Leasing a TT

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That's an oxymoron. The leasing company is obviously buying an asset which depreciates, and making money by doing so.
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Mark

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Yeah, but the leasing company is making YOU pay for the depreciation.
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Thank you for making my point.
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Mark

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On Tue, 28 Oct 2003 11:26:11 -0500, Mark Allread

What the leasing company is actually doing is loaning you the car for a period of time and charging you for depreciation and interest. As I mentioned in an earlier post you can beat those rates by a bunch if you spend your own cash up front.
However, if you are borrowing the money then the bank is essentially buying the vehicle (it is a secured loan and the vehicle goes to them in a default situation) and charging you interest. Same thing applies here about beating the rates with your own money.
Again, run the numbers for your specific situation and vehicle to find out if it makes sense for you. You are ignoring the actual numbers already posted from real vehicles and situations.
Scott
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Don't want any stinking equity in a depreciating asset. I'd rather put my equity money in something that appreciates, and only pay for what I use in an automobile (a lease). An automobile is a very poor savings account -- you get back a lot less than you put in.
I appreciate it when a captive lease company with deep pockets decides to give me a great lease deal. In fact, in the last few years, the lease deals from captive lease companies have been very agressive (read, they lose money) and I've been happy to watch for them and take advantage of them.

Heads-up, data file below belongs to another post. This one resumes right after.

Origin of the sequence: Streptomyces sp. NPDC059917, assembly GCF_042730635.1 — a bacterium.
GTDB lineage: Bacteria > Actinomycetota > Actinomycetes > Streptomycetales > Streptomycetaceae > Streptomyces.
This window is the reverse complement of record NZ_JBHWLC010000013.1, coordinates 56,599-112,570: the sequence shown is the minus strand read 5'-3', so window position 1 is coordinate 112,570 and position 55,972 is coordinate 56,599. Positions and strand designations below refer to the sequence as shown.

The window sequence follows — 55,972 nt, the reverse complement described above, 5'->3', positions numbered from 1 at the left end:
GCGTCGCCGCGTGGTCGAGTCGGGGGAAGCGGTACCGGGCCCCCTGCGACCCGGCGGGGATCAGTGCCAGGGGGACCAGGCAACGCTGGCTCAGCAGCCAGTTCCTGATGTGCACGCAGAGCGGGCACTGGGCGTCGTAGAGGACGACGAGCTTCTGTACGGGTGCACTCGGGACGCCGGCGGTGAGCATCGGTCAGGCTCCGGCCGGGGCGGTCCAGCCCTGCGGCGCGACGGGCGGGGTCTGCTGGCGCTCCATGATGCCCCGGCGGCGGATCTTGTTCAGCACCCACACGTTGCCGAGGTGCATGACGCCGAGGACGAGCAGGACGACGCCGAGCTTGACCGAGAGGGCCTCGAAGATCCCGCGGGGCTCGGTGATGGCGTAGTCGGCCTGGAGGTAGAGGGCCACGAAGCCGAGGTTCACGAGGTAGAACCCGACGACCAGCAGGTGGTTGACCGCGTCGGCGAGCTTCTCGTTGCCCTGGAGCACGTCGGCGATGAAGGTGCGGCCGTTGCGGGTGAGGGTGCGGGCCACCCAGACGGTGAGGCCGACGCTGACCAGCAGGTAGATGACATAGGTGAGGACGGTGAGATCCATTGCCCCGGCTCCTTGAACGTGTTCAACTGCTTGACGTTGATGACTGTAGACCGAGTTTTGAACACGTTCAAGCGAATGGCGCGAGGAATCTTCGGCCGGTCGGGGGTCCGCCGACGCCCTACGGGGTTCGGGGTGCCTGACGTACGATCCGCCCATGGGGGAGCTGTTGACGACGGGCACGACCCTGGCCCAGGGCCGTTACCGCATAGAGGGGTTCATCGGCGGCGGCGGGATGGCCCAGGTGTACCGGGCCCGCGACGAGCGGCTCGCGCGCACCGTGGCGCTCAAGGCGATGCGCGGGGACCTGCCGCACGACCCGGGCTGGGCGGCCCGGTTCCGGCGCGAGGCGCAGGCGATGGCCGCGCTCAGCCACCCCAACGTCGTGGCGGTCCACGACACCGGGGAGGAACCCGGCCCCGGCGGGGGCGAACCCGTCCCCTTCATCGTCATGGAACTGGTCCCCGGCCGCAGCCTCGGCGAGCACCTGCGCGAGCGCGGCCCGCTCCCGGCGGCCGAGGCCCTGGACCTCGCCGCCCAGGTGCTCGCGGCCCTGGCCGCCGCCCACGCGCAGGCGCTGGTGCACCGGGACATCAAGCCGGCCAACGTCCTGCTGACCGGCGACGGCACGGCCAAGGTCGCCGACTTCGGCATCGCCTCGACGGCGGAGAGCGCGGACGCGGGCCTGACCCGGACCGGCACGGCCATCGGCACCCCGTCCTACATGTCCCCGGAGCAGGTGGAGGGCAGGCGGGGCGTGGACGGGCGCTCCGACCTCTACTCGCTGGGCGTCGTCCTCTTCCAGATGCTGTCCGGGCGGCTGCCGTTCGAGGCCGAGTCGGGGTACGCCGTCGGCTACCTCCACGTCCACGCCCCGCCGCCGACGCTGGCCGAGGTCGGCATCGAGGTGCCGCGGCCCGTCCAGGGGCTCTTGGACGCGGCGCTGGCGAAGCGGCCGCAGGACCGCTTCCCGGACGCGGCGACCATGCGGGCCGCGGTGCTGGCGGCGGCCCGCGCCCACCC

Al -------------------------
wrote:

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First off, remember that all my calcs assume not keeping the car more than 3 years. And that you drive it around 15kmi/yr. You are always better off keeping the car if you plan on driving it for many years, that is why one of my cars is purchased and will be driven for 10+ years.
On Sat, 25 Oct 2003 09:49:04 +0100, "Hairy One Kenobi"

Audi for example has a true bumper-to-bumper warranty covering wear items for 3 years on all new cars (purchased or leased). I just had my rotors replaced yesterday under warranty. Why they chose to offer such complete coverage I do not know, as brake rotors and pads are usually excluded on warrantys.

Ok, lets look at this one.
Using the internet wayback machine (www.archive.com) I looked up the price of an Audi a6 2.7T Quattro from 2000, a likely candidate for a vehicle about to come off lease. It went for $47,580.
LOAN The tax at 8.6% would be $4100, for a total purchase price of $51,680. Auto loan rates at that time were around 8% here, so the payments would have been $1620, a total payment over 3 years of $58300.
LEASE Same price and tax rate, figure an unfavorable interest rate of %8.5 (When I leased my rate was actually closer to loan rates than that). Say they missed the residual value a little in their favor at $23000. That gives you a payment of $931/month for a total payment of $33527.